5: Physical Intimacy is doing physical activities together such as going on a walk, biking, and playing ball in your backyard. As long as you are socially distancing from those you are not quarantined with outside, this should be a safe option. Just be mindful of touching objects that are common spaces in the neighborhood and not share toys at this time. This can be a wonderful option to taking in the aesthetics of the outdoors around you. If you are confined in your house, indoor games such as hide and seek, scavenger hunts, and indoor gyms can be a fabulous option. Furthermore, there are many social media exercise challenge groups you can connect with to enhance accountability and physical intimacy. If that sounds intimidating, you can connect with a friend with aligned goals and have virtual exercise dates.
6: Social Intimacy is doing social activities together. Date yourself and date your loved ones!
If in isolation, recall what the primary role of those little rectangular devices that we look at day in and day out serve. Call a friend. Call a loved one. I also hear that Siri has some engaging banter. Playing games of discovery with your loved ones can also build on friendships-an important foundation to a lasting intimate relationship. Try this Love Maps game, developed by Gottman Couples therapy method, here: https://healthymarriageandfamilies.org/sites/default/files/lms/CH2-Act2.pdf
7: Spiritual Intimacy includes sharing a spiritual or religious connection, such as through group meditation or worship. For many people, gathering in large groups makes up a great deal of their spiritual intimacy. Religious organizations worldwide have closed their doors and have opened up alternative options of meeting as such through virtual platforms and group chats. I encourage taking advantage of these options. Meditating and/or praying with loved ones in your home can be effective for this form of intimacy. If you are in isolation, spending time connecting with your higher power can make being alone feel a little less lonely.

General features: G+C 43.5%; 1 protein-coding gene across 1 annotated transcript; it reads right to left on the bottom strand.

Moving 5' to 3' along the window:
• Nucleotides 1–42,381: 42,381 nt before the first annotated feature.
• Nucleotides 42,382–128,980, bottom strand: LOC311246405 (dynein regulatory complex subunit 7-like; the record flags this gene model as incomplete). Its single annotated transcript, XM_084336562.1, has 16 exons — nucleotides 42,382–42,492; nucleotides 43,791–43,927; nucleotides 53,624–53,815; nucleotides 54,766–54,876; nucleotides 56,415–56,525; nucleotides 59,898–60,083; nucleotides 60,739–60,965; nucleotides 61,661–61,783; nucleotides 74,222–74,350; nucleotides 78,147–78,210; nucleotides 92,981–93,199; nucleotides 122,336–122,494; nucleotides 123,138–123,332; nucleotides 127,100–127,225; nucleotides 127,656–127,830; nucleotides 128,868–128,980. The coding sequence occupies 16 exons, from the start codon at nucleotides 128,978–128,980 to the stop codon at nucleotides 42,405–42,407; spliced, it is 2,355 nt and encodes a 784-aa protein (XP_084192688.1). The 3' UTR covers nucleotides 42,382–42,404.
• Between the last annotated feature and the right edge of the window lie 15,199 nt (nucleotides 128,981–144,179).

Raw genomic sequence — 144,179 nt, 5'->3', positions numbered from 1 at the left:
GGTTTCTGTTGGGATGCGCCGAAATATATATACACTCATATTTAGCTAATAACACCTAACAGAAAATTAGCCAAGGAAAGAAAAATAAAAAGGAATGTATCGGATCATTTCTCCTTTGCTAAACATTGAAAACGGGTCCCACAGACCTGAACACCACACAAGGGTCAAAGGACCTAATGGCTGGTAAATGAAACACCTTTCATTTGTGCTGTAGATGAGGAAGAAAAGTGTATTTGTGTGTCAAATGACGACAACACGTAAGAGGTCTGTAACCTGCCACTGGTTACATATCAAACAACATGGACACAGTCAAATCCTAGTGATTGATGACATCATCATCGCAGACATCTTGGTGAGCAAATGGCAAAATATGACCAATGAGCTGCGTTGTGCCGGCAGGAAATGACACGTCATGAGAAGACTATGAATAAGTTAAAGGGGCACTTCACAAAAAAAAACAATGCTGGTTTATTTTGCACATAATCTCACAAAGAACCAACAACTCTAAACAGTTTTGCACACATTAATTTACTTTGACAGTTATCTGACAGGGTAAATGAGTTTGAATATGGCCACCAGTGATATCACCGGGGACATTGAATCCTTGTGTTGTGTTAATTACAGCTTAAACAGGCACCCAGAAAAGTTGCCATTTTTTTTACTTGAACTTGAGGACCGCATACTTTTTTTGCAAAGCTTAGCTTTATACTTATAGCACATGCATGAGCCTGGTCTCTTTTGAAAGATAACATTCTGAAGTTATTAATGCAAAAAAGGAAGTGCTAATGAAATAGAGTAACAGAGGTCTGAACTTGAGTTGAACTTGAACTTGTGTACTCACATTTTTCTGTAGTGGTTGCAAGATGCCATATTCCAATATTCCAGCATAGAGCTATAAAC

8: Sexual Intimacy involves all the ways you can explore and engage sexually. There has been lighthearted jest surrounding a global baby booming all will experience 9 months from now. Despite being all in fun, this form of connection is one many are familiar with and often align to the word intimacy. During this time of social isolation either alone or with loved ones, it is encouraged to emphasize play and exploration. Approach with a healthy dose of curiosity and consent and have fun. Get to know what kind of touch you and your partner enjoy. Furthermore, this may be a good time to initiate or update discussions with little ones on personal space, body parts, and other age appropriate discussions to have around sexuality.
Brittanni Young, LMFT, CSTI am a Licensed Marriage and Family therapist and Board Certified Sex therapist currently practicing in Georgia. I graduated from Georgia Southern University with a Bachelor’s degree in Psychology in 2008 and graduated from Mercer University, School of Medicine with a Master’s degree in 2011.